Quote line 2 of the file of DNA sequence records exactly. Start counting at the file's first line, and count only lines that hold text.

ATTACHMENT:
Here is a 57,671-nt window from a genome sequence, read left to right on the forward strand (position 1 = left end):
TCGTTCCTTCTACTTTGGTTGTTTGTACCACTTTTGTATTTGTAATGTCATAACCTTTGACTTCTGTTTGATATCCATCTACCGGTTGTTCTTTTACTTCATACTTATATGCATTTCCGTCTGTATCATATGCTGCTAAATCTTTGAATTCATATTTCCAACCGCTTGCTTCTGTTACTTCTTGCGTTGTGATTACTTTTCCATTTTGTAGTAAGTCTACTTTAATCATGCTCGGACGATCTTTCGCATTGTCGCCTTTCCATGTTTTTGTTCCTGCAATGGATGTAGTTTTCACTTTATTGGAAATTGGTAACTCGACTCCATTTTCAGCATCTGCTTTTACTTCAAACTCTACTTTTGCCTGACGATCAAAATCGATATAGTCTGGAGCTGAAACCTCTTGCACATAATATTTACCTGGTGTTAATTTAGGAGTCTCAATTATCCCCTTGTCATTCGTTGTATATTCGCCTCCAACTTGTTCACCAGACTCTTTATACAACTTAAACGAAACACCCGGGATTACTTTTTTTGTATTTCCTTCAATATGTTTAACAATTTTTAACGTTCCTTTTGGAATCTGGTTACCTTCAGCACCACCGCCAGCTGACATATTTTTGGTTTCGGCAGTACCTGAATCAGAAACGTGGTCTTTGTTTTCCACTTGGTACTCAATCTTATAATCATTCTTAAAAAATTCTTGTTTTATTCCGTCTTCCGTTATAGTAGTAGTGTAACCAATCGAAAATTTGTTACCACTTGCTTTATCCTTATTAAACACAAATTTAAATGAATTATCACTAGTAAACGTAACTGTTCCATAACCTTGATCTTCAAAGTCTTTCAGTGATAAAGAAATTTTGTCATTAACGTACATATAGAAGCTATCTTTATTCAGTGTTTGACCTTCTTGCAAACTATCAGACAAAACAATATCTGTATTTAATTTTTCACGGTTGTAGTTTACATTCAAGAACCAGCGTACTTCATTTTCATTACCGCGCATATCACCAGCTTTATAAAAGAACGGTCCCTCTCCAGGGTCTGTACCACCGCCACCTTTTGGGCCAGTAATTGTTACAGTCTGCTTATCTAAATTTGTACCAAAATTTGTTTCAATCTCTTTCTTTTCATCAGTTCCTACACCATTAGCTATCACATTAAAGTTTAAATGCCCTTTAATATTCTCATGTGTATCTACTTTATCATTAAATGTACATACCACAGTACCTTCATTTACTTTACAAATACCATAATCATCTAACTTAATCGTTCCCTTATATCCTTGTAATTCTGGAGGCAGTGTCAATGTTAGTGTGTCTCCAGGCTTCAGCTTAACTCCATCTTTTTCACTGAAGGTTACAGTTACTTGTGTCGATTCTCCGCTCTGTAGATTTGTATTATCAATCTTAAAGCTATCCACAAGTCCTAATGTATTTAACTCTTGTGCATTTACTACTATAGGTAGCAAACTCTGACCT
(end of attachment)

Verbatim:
TCGTTCCTTCTACTTTGGTTGTTTGTACCACTTTTGTATTTGTAATGTCATAACCTTTGACTTCTGTTTGATATCCATCTACCGGTTGTTCTTTTACTTCATACTTATATGCATTTCCGTCTGTATCATATGCTGCTAAATCTTTGAATTCATATTTCCAACCGCTTGCTTCTGTTACTTCTTGCGTTGTGATTACTTTTCCATTTTGTAGTAAGTCTACTTTAATCATGCTCGGACGATCTTTCGCATTGTCGCCTTTCCATGTTTTTGTTCCTGCAATGGATGTAGTTTTCACTTTATTGGAAATTGGTAACTCGACTCCATTTTCAGCATCTGCTTTTACTTCAAACTCTACTTTTGCCTGACGATCAAAATCGATATAGTCTGGAGCTGAAACCTCTTGCACATAATATTTACCTGGTGTTAATTTAGGAGTCTCAATTATCCCCTTGTCATTCGTTGTATATTCGCCTCCAACTTGTTCACCAGACTCTTTATACAACTTAAACGAAACACCCGGGATTACTTTTTTTGTATTTCCTTCAATATGTTTAACAATTTTTAACGTTCCTTTTGGAATCTGGTTACCTTCAGCACCACCGCCAGCTGACATATTTTTGGTTTCGGCAGTACCTGAATCAGAAACGTGGTCTTTGTTTTCCACTTGGTACTCAATCTTATAATCATTCTTAAAAAATTCTTGTTTTATTCCGTCTTCCGTTATAGTAGTAGTGTAACCAATCGAAAATTTGTTACCACTTGCTTTATCCTTATTAAACACAAATTTAAATGAATTATCACTAGTAAACGTAACTGTTCCATAACCTTGATCTTCAAAGTCTTTCAGTGATAAAGAAATTTTGTCATTAACGTACATATAGAAGCTATCTTTATTCAGTGTTTGACCTTCTTGCAAACTATCAGACAAAACAATATCTGTATTTAATTTTTCACGGTTGTAGTTTACATTCAAGAACCAGCGTACTTCATTTTCATTACCGCGCATATCACCAGCTTTATAAAAGAACGGTCCCTCTCCAGGGTCTGTACCACCGCCACCTTTTGGGCCAGTAATTGTTACAGTCTGCTTATCTAAATTTGTACCAAAATTTGTTTCAATCTCTTTCTTTTCATCAGTTCCTACACCATTAGCTATCACATTAAAGTTTAAATGCCCTTTAATATTCTCATGTGTATCTACTTTATCATTAAATGTACATACCACAGTACCTTCATTTACTTTACAAATACCATAATCATCTAACTTAATCGTTCCCTTATATCCTTGTAATTCTGGAGGCAGTGTCAATGTTAGTGTGTCTCCAGGCTTCAGCTTAACTCCATCTTTTTCACTGAAGGTTACAGTTACTTGTGTCGATTCTCCGCTCTGTAGATTTGTATTATCAATCTTAAAGCTATCCACAAGTCCTAATGTATTTAACTCTTGTGCATTTACTACTATAGGTAGCAAACTCTGACCT